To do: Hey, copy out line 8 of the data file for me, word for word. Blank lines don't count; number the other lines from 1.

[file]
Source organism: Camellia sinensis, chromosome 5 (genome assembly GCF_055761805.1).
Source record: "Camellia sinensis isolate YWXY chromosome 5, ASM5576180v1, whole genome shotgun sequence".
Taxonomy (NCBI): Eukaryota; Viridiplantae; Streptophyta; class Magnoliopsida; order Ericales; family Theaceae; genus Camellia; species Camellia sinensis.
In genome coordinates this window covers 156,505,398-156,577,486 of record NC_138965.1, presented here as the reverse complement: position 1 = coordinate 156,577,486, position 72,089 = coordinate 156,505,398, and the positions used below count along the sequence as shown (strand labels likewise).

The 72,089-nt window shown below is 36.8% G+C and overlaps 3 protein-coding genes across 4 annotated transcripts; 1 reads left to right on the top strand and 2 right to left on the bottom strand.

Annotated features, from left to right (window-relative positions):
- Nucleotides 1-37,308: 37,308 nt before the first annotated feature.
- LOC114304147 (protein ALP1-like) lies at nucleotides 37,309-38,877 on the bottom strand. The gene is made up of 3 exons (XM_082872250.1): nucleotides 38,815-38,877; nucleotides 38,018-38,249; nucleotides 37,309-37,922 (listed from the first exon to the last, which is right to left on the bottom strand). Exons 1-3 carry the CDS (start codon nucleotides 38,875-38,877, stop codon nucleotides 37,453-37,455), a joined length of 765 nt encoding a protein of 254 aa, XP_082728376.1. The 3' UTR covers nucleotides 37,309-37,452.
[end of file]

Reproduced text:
- LOC114304147 (protein ALP1-like) lies at nucleotides 37,309-38,877 on the bottom strand. The gene is made up of 3 exons (XM_082872250.1): nucleotides 38,815-38,877; nucleotides 38,018-38,249; nucleotides 37,309-37,922 (listed from the first exon to the last, which is right to left on the bottom strand). Exons 1-3 carry the CDS (start codon nucleotides 38,875-38,877, stop codon nucleotides 37,453-37,455), a joined length of 765 nt encoding a protein of 254 aa, XP_082728376.1. The 3' UTR covers nucleotides 37,309-37,452.